New coatings on implants could help make them more tissue compatible. Researchers at the Martin Luther University Halle-Wittenberg (MLU) have developed a new method of applying anti-inflammatory substances to implants in order to inhibit undesirable inflammatory reactions in the body. Their study was recently published in the International Journal of Molecular Sciences.

Implants, such as pacemakers or insulin pumps, are a regular part of modern medicine. However, it is not uncommon for complications to arise after implantation. The immune system identifies the implant as a foreign body and attempts to remove it. “This is actually a completely natural and useful reaction by the immune system,” says Professor Thomas Groth, a biophysicist at MLU. It helps to heal wounds and kills harmful pathogens. If this reaction does not subside on its own after a few weeks, it can lead to chronic inflammation and more serious complications.

“The immune system attracts various cells that try to isolate or remove the foreign entity. These include macrophages, a type of phagocyte, and other types of white blood cells and connective tissue cells,” explains Groth. Implants can become encapsulated by connective tissue, which can be very painful for those affected. In addition, the implant is no longer able to function properly. Drugs that suppress the immune response in a systemic manner are often used to treat chronic inflammation, but may have undesired side effects.

Thomas Groth’s team was looking for a simple way to modify the immune system’s response to an implant in advance. “This is kind of tricky, because we obviously do not want to completely turn off the immune system as its processes are vital for healing wounds and killing pathogens. So, in fact we only wanted to modulate it,” says the researcher. To do this, his team developed a new coating for implants that contains anti-inflammatory substances. For their new study, the team used two substances that are already known to have an anti-inflammatory effect: heparin and hyaluronic acid.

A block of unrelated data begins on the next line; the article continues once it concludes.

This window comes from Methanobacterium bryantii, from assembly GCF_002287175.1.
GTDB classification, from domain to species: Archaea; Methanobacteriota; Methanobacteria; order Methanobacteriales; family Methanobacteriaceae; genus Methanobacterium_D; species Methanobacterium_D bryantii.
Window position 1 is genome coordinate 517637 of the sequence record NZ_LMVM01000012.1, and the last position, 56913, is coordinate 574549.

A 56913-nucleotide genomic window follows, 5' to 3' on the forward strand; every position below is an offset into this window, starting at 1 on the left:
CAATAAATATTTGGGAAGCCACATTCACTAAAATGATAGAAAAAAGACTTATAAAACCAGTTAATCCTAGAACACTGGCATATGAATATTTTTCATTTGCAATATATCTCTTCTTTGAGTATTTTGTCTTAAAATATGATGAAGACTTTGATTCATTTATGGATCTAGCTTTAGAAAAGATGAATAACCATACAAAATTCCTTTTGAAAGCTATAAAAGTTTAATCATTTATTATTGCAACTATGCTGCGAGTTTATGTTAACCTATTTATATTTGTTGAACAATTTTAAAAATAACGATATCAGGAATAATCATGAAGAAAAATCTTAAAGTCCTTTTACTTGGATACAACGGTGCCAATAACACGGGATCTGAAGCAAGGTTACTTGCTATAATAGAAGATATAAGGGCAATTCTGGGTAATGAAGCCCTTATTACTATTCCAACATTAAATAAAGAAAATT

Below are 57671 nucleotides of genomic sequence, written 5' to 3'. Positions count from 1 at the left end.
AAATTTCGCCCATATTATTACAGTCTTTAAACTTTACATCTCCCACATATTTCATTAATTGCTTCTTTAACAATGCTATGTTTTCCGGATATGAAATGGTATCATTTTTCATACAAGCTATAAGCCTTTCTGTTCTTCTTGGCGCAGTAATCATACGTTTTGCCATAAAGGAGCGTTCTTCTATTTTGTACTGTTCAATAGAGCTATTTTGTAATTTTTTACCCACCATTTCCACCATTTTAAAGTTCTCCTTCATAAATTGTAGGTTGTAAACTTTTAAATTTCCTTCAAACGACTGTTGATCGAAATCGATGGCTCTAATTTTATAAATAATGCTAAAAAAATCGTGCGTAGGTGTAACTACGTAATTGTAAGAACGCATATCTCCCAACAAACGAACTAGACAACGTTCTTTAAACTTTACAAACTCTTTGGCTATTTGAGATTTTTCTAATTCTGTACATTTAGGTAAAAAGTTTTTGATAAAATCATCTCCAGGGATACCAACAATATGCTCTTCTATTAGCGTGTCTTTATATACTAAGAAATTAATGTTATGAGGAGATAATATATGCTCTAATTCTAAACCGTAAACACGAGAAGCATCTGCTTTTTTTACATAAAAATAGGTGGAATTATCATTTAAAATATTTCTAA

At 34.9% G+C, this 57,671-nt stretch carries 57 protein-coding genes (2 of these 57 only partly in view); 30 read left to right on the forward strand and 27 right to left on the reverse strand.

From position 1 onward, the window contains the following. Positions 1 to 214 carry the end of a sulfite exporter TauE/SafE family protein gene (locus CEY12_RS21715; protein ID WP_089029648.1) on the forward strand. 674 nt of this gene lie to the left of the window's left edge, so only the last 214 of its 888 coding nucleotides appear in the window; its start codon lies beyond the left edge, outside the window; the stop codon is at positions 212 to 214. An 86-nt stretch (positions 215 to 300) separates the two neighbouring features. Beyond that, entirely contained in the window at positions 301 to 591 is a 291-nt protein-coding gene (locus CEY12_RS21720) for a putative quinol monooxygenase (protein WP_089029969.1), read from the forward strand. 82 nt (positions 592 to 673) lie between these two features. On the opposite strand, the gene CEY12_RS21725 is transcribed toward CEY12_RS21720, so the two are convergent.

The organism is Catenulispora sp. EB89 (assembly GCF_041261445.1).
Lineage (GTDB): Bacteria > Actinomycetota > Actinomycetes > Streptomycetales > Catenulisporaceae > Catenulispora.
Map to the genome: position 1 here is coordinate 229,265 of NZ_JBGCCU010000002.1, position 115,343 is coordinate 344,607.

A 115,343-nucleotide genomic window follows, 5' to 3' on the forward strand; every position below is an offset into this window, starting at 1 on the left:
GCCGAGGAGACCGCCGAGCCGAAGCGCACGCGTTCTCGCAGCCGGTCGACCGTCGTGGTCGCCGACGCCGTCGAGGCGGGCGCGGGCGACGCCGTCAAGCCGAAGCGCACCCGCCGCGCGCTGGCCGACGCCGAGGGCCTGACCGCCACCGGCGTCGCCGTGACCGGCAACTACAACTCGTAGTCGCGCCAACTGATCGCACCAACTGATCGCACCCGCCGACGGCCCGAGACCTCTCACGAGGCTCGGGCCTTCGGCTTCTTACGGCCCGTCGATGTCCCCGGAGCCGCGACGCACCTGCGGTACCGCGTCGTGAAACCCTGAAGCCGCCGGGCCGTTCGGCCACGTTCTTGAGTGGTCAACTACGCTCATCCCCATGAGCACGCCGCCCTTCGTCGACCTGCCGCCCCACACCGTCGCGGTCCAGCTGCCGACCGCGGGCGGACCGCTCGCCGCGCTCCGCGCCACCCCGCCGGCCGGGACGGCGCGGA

In the laboratory, the scientists treated a surface with the two substances by applying a layer that was only a few nanometres thick. “The layer is so thin that it does not affect how the implant functions. However, it must contain enough active substance to control the reaction of the immune system until the inflammatory reaction has subsided,” adds Groth. In cell experiments, the researchers observed how the two substances were absorbed by the macrophages, thereby reducing inflammation in the cell cultures. The untreated cells showed clear signs of a pronounced inflammatory reaction. This is because the active substances inside the macrophages interfere with a specific signaling pathway that is crucial for the immune response and cell death. “Both heparin and hyaluronic acid prevent the release of certain pro-inflammatory messenger substances. Heparin is even more effective because it can be absorbed by macrophage cells,” Groth concludes.

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Trouble paying medical bills can lead to longer episodes of homelessness, new study shows

Even before the pandemic left COVID-19 patients with staggering hospital bills, many people, especially those who are uninsured, were often overwhelmed with medical bills

Research shows that medical debt burdens millions of Americans: Depending on how “medical debt” is defined, studies from nonprofits and academic institutions generally show from 16% to 28% of adults carry that burden.

And medical debt and housing instability often go hand in hand. In a new University of Washington study of people experiencing homelessness in King County, unpaid medical bills were their primary source of debt, and that debt extended their period of homelessness by an average of two years.

“So many people have lost their jobs, and then they lose their health insurance. They may not be able to pay even small medical bills or co-pays and still have rent or mortgage payments. If they get sick with coronavirus, or some other medical condition, this can be the perfect storm that puts people out on the street and increases the time they spend there,” said Jessica Bielenberg, who conducted the study for her master’s thesis from the UW School of Public Health.

The study was published June 8 in the journal Inquiry: The Journal of Health Care Organization, Provision, and Financing.